Statistics from Altmetric.com
Three-day-old twins are reported to have persistent bilious vomiting on the postnatal ward. You suspect midgut malrotation and it is suggested by a colleague that a Doppler ultrasound might be a better investigation than an upper gastrointestinal (UGI) contrast study, as it does not involve radiation and is non-invasive. You are uncertain which test is best.
Structured clinical question
In an infant with bilious vomiting [patient], is a Doppler ultrasound [intervention] superior to an UGI contrast study [comparison] for the diagnosis of malrotation [outcome]?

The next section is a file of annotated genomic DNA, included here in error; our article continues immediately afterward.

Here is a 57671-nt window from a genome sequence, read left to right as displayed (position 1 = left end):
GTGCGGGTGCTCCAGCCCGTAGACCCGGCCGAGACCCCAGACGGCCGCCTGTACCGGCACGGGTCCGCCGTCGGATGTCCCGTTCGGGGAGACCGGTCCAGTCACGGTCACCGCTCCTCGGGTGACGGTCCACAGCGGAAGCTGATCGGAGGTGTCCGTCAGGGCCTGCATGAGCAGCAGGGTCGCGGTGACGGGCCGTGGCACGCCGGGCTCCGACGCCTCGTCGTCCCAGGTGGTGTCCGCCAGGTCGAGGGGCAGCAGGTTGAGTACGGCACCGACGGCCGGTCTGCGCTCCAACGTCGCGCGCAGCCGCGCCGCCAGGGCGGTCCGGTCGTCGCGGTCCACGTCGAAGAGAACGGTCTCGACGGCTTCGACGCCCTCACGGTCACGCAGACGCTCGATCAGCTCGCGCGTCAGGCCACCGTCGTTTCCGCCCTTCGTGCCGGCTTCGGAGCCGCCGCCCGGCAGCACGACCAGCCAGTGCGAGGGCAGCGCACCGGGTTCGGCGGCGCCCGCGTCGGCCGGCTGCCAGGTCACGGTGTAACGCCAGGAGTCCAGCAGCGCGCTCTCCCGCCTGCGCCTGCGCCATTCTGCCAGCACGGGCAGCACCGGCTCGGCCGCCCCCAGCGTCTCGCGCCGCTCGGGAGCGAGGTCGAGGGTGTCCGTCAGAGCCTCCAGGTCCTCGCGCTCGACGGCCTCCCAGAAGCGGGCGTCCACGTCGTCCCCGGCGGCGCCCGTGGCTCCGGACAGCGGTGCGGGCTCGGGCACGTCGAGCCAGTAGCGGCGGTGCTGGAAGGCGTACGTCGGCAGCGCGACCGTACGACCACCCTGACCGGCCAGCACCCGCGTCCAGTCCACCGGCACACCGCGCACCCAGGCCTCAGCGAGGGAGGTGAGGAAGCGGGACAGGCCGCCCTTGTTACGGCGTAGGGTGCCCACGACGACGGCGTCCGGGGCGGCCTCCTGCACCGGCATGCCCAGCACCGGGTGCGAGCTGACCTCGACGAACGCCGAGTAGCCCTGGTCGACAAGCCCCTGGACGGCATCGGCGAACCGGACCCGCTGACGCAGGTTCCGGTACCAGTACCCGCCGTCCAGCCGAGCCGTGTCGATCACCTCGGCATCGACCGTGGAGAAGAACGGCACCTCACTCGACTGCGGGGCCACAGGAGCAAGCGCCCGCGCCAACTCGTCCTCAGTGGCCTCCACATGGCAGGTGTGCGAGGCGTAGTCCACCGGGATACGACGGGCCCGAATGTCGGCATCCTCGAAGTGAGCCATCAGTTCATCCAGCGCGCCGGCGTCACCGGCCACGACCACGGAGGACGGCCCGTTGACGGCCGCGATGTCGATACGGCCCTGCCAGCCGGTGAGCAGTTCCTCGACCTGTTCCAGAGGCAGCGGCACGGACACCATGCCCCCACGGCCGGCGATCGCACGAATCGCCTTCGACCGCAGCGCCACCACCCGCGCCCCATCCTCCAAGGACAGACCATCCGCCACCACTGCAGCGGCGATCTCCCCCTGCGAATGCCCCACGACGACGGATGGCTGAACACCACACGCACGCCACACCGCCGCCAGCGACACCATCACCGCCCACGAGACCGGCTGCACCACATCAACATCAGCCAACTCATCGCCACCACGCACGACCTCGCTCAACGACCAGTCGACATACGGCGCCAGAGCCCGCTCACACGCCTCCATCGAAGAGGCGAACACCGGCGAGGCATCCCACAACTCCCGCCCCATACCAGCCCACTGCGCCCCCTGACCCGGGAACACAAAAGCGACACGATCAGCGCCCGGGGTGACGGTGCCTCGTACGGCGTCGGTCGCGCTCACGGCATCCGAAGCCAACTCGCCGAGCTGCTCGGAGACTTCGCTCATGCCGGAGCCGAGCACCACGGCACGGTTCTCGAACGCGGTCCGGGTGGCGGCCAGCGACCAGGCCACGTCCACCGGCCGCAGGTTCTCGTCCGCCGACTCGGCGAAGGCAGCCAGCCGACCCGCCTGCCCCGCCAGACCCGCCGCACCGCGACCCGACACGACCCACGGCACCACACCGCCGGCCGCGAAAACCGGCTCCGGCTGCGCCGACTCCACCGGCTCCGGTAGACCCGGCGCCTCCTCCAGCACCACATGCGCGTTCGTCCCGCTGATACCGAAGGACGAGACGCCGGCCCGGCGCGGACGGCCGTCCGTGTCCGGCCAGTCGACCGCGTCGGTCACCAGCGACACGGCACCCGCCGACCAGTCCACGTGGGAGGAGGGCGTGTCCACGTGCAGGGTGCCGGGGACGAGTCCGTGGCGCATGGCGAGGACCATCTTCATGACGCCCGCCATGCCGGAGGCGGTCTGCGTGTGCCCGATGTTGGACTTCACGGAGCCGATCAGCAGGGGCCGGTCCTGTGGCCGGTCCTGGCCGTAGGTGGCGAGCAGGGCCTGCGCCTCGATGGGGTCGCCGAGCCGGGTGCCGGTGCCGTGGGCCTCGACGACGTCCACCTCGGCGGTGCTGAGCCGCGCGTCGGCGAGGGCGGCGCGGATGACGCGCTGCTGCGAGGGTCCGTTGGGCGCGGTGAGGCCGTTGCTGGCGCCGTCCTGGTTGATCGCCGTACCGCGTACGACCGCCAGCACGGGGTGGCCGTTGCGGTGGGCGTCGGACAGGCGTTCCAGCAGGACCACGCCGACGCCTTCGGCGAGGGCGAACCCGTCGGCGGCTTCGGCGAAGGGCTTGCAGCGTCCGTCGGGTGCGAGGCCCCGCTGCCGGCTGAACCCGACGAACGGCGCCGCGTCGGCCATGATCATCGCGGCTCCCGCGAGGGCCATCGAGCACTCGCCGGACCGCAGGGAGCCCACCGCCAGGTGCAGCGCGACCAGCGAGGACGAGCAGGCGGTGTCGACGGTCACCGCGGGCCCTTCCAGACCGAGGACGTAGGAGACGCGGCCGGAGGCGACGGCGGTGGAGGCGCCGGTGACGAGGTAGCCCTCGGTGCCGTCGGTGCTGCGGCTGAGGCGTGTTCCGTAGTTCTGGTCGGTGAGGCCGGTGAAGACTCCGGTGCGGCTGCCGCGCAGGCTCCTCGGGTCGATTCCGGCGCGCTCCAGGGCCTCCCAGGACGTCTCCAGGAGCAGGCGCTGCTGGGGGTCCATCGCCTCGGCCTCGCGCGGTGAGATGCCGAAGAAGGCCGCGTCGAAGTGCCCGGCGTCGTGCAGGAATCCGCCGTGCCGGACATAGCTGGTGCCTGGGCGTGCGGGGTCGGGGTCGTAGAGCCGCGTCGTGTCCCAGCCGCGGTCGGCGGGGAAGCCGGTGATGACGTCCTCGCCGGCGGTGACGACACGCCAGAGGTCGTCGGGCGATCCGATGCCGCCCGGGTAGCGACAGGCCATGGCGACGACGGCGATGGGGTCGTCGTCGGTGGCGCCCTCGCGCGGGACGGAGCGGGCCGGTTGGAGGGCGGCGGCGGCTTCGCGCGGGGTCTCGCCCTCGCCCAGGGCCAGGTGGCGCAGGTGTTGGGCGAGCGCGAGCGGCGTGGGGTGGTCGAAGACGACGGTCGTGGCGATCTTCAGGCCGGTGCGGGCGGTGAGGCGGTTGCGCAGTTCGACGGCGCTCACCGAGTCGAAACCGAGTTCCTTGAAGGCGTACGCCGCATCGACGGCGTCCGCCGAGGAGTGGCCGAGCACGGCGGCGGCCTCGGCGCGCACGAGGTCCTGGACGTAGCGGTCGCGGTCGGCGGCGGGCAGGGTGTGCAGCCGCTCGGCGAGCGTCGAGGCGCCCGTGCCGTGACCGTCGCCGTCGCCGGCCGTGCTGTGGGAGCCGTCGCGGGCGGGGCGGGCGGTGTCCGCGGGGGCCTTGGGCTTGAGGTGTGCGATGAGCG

A search of the Cochrane database of systematic reviews and BestBETS website identified no relevant articles.
An Ovid Medline (1950–2010) search was performed using the search terms: Intestinal Volvulus/or malrotation.mp. AND ultrasound.mp.
Searches were limited to English language, human, infant (birth–23 months).
A total of 37 articles were retrieved, and the abstracts were reviewed. Four relevant studies were identified (see table 2).
Malrotation of the midgut is a congenital abnormality …
Provenance and peer review Not commissioned; externally peer reviewed.
Competing interests None.
If you wish to reuse any or all of this article please use the link below which will take you to the Copyright Clearance Center’s RightsLink service. You will be able to get a quick price and instant permission to reuse the content in many different ways.